|Inner City Hoodlum 22: A gang of thugs that bash old men’s brains in!|
|1985 (1980) 216: Shut it, or I’ll bleeding bash you.|
|Only Fools and Horses [TV script] One thing you must never do with an umbilical cord is bash it about with a hammer.‘The Russians are Coming’|
|Boys from Binjiwunyawunya 15: Can you imagine the headlines [...] ‘Casino Operator Sends Thugs in to Bash Aborgininal Welfare Officer’.|
|Tarantino & Avery Pulp Fiction [film script] 105: A weapon to bash those hillbillies’ heads in with.|
|Black Tide (2012) [ebook] I’d put up with being bashed about. Don’t know why.|
|Observer 13 Aug. 5: Small children talk of ‘pervs’ and ‘bashing their heads in’.|
|Chopper 3 11: The Cowboy had bashed the uncle and father of a tough gang leader.|
|Crime Factory: Hard Labour [ebook] You’ll have to excuse my caution [...] I was bashed in the street a few days ago.‘Prodigal Son’ in|
|Scrublands [ebook] ‘Harley had indeed bashed Katherine, bashed her and raped her’.|
|Consolation 1: [T]he Indigenous kid who’d come halfway to thinking Hirsch wasn’t the bashing kind.|
2. (UK prison) to flog as a judicial punishment.
|‘Six Years in the Prisons of England’ in Temple Bar Mag. Feb. 383: They are making it very hot now, and I got ‘bashed’ as well.|
|Five Years’ Penal Servitude 295: The director ordered him to be ‘bashed’ or flogged.|
|Police Sergeant C 21 235: If his back were to be bared, you would perceive there the seams left by the ‘cat;’ for convict 25, 730 has been flogged – ‘bashed’ he would call it.|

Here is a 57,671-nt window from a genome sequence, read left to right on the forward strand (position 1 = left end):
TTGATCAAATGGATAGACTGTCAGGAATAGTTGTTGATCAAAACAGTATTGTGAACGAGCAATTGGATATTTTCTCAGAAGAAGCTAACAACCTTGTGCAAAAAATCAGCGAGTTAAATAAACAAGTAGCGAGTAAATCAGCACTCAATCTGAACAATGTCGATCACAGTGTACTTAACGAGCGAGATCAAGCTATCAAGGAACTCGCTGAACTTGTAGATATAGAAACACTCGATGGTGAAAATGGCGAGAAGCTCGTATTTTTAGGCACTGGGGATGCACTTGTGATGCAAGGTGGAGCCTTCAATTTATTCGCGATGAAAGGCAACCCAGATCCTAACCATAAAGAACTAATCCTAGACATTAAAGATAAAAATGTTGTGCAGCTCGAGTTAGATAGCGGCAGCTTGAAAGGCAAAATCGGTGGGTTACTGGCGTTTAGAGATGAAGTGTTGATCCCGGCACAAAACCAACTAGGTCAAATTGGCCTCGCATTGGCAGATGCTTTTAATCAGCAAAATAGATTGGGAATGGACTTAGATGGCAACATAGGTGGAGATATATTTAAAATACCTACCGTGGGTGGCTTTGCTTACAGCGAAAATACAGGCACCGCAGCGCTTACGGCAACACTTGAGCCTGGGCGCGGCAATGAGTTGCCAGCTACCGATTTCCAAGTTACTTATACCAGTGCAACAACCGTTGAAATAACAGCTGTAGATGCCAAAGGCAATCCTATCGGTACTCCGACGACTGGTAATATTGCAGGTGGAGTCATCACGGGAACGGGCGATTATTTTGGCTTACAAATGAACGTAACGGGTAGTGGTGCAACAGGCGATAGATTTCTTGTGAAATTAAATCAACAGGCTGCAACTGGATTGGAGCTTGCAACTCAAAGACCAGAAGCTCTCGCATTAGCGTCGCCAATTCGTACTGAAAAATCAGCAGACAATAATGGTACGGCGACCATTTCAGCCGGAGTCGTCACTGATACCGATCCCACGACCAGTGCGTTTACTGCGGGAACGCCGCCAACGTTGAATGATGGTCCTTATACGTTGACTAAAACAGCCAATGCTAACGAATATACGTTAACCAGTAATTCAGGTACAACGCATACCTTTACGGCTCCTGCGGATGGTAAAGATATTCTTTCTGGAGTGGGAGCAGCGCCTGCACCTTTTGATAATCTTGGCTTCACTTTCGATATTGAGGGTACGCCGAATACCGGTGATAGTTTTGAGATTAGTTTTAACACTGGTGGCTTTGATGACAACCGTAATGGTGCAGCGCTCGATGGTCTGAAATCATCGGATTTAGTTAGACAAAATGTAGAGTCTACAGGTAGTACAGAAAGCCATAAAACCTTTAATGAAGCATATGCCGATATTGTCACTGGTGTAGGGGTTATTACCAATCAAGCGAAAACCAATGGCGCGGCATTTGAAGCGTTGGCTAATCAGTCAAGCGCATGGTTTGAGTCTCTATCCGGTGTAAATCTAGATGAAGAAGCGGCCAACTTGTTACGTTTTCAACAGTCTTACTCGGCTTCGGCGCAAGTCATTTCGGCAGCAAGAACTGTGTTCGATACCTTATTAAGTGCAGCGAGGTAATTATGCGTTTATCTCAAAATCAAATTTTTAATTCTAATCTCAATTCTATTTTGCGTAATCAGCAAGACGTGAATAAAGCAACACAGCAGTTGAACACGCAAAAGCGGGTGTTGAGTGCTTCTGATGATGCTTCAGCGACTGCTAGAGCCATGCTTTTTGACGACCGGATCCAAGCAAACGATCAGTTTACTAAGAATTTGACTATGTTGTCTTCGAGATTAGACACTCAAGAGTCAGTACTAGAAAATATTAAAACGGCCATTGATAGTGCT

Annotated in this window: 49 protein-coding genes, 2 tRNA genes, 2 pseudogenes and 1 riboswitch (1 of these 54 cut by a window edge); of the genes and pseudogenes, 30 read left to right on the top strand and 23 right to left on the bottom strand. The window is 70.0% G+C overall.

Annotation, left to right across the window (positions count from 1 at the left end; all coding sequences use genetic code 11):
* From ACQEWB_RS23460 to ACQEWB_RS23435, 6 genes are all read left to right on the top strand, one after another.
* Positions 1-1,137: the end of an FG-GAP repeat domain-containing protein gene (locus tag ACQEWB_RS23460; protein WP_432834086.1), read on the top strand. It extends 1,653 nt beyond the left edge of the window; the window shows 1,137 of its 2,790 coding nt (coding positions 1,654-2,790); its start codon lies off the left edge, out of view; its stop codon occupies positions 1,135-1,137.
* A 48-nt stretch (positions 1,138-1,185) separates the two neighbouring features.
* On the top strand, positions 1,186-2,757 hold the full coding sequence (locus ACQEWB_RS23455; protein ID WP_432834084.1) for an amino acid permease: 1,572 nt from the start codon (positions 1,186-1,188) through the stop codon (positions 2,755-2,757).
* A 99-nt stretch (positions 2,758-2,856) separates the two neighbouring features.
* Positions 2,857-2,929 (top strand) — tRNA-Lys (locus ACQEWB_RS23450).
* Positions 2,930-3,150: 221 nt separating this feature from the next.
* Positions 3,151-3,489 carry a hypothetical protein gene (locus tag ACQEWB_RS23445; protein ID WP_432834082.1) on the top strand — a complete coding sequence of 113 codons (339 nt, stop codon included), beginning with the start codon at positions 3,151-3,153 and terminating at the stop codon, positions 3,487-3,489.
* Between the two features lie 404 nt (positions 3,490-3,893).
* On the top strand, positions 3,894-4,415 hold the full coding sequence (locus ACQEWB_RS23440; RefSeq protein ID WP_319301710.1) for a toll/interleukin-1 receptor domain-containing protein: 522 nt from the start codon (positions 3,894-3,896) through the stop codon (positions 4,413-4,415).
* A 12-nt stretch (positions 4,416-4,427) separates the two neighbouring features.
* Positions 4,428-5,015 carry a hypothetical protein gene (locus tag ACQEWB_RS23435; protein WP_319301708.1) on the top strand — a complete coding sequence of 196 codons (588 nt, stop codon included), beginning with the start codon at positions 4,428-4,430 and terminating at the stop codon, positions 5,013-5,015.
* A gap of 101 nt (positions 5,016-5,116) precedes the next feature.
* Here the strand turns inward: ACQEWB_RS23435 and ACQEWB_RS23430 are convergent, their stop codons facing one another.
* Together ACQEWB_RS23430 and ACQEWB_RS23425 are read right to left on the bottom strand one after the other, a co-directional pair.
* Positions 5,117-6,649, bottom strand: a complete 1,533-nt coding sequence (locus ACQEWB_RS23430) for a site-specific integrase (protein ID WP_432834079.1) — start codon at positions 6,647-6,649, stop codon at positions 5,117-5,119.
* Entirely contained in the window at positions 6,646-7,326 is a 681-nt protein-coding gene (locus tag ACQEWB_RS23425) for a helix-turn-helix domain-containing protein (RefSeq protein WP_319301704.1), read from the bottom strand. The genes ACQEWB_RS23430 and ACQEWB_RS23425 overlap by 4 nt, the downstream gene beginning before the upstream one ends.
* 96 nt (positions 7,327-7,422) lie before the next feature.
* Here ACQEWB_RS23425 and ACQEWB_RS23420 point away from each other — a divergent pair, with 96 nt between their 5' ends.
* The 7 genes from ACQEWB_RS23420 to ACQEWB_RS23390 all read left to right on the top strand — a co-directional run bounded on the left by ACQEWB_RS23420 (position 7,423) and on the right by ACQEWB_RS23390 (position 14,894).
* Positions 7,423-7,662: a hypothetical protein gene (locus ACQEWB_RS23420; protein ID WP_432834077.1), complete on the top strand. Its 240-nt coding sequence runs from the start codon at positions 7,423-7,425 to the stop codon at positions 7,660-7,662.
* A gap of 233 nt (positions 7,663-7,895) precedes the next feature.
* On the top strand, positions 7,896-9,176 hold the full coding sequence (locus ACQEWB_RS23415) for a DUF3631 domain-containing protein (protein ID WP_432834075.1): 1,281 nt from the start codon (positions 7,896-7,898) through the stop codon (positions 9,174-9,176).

|Criminal Life 222: He would rather be twice ‘boated’ (that is, sent into penal servitude) than once ‘bashed’ (that is, flogged).|
3. (Aus.) to dismiss from employment.
|Bulletin (Sydney) 14 Nov. 44/2: Australian writers who try to better their working conditions are familiar with the threat that ‘selected instead of original matter’ will be used, and that they will thereby by bumped, bashed, or chucked.|
4. to masturbate.
|(con. WWII) Soldier Erect 84: Looking down at my cock, I took heart [...] At least I could bash it fervently and privately under water.|
5. (Aus.) to expend all one’s money on drink.
|Reported Safe Arrival 131: Ah well! we’d only ’a bashed in all the lolly to-night, ef we’d gone ashore.|
6. to work as a prostitute.
|Fings I i: Aht on the streets bashin’ / May bring the old cash in.|
7. (also bash it off) to have sexual intercourse.
|Saved Scene iii: An’ ’er ol’ dad ’d bin bashin’ it off for years.|
|🌐 For weeks, Clyde and Dirk had been circulating polaroids among the locked-up sex offenders of them bashing Amanda with her dad.‘Amanda Gets Zipped’|
|🎵 Bitch suck my dick I ain't bashing.‘No Hook’|